The molecular mechanism through which transcription of the CYP3A4 gene is increased by these structurally unrelated drugs had remained unclear until an orphan nuclear receptor termed the pregnane X receptor (PXR) was characterized (30, 31). PXR is activated by the array of compounds that increase CYP3A4 gene transcription and binds as a heterodimer with RXR to a xenobiotic response element in the CYP3A4 gene promoter. Furthermore, PXR is selectively expressed in the liver and intestine, the same tissues in which CYP3A4 gene expression is induced. These data indicate that a single orphan nuclear receptor accounts for the regulation of CYP3A4 gene expression by structurally diverse xenobiotics. An important pharmaceutical implication of these findings is that PXR binding and activation assays can now be used to predict which compounds will induce CYP3A gene expression and interact with other drugs.

Naturally occurring steroids have been identified that are efficacious activators of PXR (30, 31). The most potent compounds are C21 steroids (pregnanes) such as the progesterone metabolite 5β-pregnane-3,20-dione, but corticosteroids and estrogens also activate PXR. Because the concentrations of individual steroids required to activate PXR are greater than those detected in biological samples, it remains to be determined whether PXR has a high-affinity ligand or instead functions as a more generalized steroid sensor (31). These findings suggest the existence of a regulatory pathway whereby the accumulation of steroidal PXR ligands results in increased CYP3A transcription and steroid catabolism, perhaps providing a mechanism for the elimination of excess steroid hormones from the body. Thus, in addition to serving as a xenobiotic sensor, PXR is also likely to have important implications in the regulation of steroid homeostasis.

Constitutive androstane receptor. The orphan receptor CAR has strong transcriptional activity in cell-based assays in the absence of any exogenously added ligand (32). The transcriptional activity of CAR is blocked by the testosterone metabolites 3α,5α-androstenol and 3α,5α-androstanol (33). One explanation for these findings is that the androstanes antagonize an endogenous CAR ligand produced by the cells. Alternatively, CAR may be active in the absence of a ligand and deactivated upon hormone binding. The finding that 3α,5α-androstenol and 3α,5α-androstanol cause the dissociation of CAR from coactivator proteins in a cell-free assay (33) supports the latter hypothesis. Because many of the remaining orphan receptors are transcriptionally active in cell-based assays in the absence of exogenously added hormone, ligand-mediated receptor deactivation may represent a general mechanism of nuclear hormone action.

The physiological relevance of the CAR androstane signaling pathway remains to be determined. However, CAR is abundantly expressed in the liver (32) and was recently implicated as a transcriptional regulator of the steroid hydroxylase CYP2B gene (34). These data raise the possibility that CAR, like PXR, influences steroid homeostasis through transcriptional regulation of specific members of the CYP superfamily.

Farnesoid X receptor. The rat ortholog of FXR was originally shown to be weakly activated by farnesol, a product of the mevalonate pathway (35). However, farnesol does not activate the mouse and human FXR orthologs (36). FXR is also activated by the synthetic retinoid TTNPB and superphysiological concentrations of all-trans retinoic acid (36). Recently, FXR was found to serve as a receptor for physiological concentrations of several bile acids, among which chenodeoxycholic acid (CDCA) is the most potent (37). CDCA regulates the expression of several genes that participate in bile acid homeostasis, including those encoding CYP7a and the intestinal bile acid-binding protein. FXR is abundantly expressed in tissues through which bile acids circulate, including the liver, intestine, and kidney (28, 35). Thus, FXR is proposed to be a nuclear bile acid receptor.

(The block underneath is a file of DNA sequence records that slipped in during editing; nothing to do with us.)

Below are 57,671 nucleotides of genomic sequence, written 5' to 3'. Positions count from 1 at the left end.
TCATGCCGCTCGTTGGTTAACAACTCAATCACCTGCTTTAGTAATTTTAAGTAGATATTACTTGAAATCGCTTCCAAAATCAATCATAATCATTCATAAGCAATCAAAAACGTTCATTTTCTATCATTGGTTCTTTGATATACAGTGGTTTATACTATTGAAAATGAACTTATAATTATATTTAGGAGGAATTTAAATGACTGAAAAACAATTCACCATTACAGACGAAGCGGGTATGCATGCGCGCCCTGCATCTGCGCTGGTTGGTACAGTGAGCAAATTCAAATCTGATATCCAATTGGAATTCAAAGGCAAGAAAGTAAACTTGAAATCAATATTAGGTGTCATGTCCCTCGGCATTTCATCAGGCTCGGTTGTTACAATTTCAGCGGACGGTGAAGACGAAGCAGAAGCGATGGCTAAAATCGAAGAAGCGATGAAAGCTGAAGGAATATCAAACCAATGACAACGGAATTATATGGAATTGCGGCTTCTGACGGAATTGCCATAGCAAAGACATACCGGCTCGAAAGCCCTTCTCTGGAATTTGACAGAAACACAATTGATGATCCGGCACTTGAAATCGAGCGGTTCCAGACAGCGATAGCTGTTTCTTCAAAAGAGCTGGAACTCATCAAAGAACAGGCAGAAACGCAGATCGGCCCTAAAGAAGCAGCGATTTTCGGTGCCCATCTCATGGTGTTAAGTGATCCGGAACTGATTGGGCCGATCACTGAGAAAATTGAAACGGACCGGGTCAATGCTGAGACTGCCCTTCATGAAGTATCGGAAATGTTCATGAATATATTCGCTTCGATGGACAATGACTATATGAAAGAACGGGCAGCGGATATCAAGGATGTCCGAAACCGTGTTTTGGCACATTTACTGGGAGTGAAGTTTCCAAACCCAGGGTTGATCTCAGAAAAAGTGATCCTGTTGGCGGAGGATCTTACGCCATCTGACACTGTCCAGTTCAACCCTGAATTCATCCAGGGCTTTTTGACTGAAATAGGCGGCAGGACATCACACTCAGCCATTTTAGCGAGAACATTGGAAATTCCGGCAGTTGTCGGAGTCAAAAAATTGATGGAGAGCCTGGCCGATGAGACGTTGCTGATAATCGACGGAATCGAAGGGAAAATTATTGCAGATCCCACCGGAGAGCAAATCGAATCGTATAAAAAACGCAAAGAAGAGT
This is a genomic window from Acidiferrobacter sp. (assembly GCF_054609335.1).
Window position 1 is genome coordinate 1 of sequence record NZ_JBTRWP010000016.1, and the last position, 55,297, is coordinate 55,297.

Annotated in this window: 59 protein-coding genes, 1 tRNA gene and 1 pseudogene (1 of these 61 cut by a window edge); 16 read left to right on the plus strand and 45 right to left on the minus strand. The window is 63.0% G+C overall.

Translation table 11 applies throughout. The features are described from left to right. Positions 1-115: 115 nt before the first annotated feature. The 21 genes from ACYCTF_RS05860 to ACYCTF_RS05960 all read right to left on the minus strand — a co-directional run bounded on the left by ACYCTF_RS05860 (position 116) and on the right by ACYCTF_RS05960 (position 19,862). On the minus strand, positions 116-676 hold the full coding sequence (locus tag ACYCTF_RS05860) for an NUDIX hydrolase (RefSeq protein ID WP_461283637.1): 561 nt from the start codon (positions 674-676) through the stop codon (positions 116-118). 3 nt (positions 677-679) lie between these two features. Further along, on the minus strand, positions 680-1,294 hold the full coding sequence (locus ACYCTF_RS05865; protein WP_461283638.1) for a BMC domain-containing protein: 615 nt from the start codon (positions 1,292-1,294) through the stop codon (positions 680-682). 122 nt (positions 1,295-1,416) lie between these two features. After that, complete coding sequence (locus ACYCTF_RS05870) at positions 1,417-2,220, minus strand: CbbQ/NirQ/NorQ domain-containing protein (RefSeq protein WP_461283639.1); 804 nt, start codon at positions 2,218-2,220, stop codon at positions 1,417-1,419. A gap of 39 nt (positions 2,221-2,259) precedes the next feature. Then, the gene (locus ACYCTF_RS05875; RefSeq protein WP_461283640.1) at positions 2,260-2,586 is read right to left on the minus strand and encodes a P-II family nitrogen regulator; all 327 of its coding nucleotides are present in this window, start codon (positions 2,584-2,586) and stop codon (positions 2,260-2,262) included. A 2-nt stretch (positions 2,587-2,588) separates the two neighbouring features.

Conclusions

Several important themes have emerged from the application of reverse endocrinology to the orphan nuclear receptors. First, some of the natural orphan receptor ligands, including FAs and oxysterols, are likely to be produced in the same cells as their cognate receptors. Thus, molecules that were previously thought of as metabolic intermediates or by-products are in fact “intracrine” signaling molecules (3). These signaling networks provide a mechanism for tightly coupling metabolic pathways with changes in gene expression. A second theme is that steroids have an even broader role in vertebrate physiology than was previously anticipated. LXRα is an oxysterol receptor that serves as a cholesterol rheostat, regulating the conversion of excess cholesterol to bile acids for removal from the body. The finding that FXR is a bile acid receptor suggests that this orphan also contributes to cholesterol homeostasis. The discovery that PXR and CAR are steroid receptors that modulate the expression of steroid hydroxylases suggests a mechanism for regulating the amounts of steroid hormones. Thus, these orphan receptors not only function as steroid receptors but also regulate key steps in steroid metabolism. A final theme is that orphan receptors represent a tremendous opportunity in terms of understanding and treating human disease. Historically, nuclear receptors have been important drug targets. The discovery that some orphan receptors regulate key metabolic pathways suggests that they will be useful targets for intervention in disease processes. We now know that the inadvertent activation of other orphan receptors can contribute to detrimental side effects of drugs. Thus, knowledge of orphan receptor signaling pathways will be important both for the discovery of new drugs and for minimizing the side effects of these compounds.

The first decade of orphan nuclear receptor research has yielded a large number of new family members and many tantalizing clues as to their biological functions. However, ligands have been identified for only a handful of the orphans. Given the large number of remaining orphan nuclear receptors and the recent advances in combinatorial chemistry, high-throughput screening, and functional genomics, the next decade of reverse endocrinology promises an explosion in our understanding of nuclear hormone signaling pathways.

  • * To whom correspondence should be addressed. E-mail: sak15922{at}glaxowellcome.com